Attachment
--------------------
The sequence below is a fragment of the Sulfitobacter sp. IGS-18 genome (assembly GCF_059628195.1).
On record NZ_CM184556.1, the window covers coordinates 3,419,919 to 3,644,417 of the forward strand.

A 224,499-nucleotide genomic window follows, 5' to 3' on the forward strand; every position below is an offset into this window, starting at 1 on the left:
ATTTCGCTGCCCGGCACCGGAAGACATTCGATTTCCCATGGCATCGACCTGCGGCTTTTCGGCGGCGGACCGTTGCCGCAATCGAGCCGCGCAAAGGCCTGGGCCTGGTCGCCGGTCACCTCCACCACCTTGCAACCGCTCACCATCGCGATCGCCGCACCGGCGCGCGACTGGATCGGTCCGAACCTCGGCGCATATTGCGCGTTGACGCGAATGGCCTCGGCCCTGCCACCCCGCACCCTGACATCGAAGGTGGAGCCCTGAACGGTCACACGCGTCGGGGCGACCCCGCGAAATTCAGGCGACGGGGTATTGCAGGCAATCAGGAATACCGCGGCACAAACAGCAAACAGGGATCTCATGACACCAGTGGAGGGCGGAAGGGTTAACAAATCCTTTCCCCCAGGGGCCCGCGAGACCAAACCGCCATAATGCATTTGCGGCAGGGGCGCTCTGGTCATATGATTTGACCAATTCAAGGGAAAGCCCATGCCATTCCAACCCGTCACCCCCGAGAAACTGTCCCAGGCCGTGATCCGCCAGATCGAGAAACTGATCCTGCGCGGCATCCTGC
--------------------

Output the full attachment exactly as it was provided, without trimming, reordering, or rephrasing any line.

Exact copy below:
The sequence below is a fragment of the Sulfitobacter sp. IGS-18 genome (assembly GCF_059628195.1).
On record NZ_CM184556.1, the window covers coordinates 3,419,919 to 3,644,417 of the forward strand.

A 224,499-nucleotide genomic window follows, 5' to 3' on the forward strand; every position below is an offset into this window, starting at 1 on the left:
ATTTCGCTGCCCGGCACCGGAAGACATTCGATTTCCCATGGCATCGACCTGCGGCTTTTCGGCGGCGGACCGTTGCCGCAATCGAGCCGCGCAAAGGCCTGGGCCTGGTCGCCGGTCACCTCCACCACCTTGCAACCGCTCACCATCGCGATCGCCGCACCGGCGCGCGACTGGATCGGTCCGAACCTCGGCGCATATTGCGCGTTGACGCGAATGGCCTCGGCCCTGCCACCCCGCACCCTGACATCGAAGGTGGAGCCCTGAACGGTCACACGCGTCGGGGCGACCCCGCGAAATTCAGGCGACGGGGTATTGCAGGCAATCAGGAATACCGCGGCACAAACAGCAAACAGGGATCTCATGACACCAGTGGAGGGCGGAAGGGTTAACAAATCCTTTCCCCCAGGGGCCCGCGAGACCAAACCGCCATAATGCATTTGCGGCAGGGGCGCTCTGGTCATATGATTTGACCAATTCAAGGGAAAGCCCATGCCATTCCAACCCGTCACCCCCGAGAAACTGTCCCAGGCCGTGATCCGCCAGATCGAGAAACTGATCCTGCGCGGCATCCTGC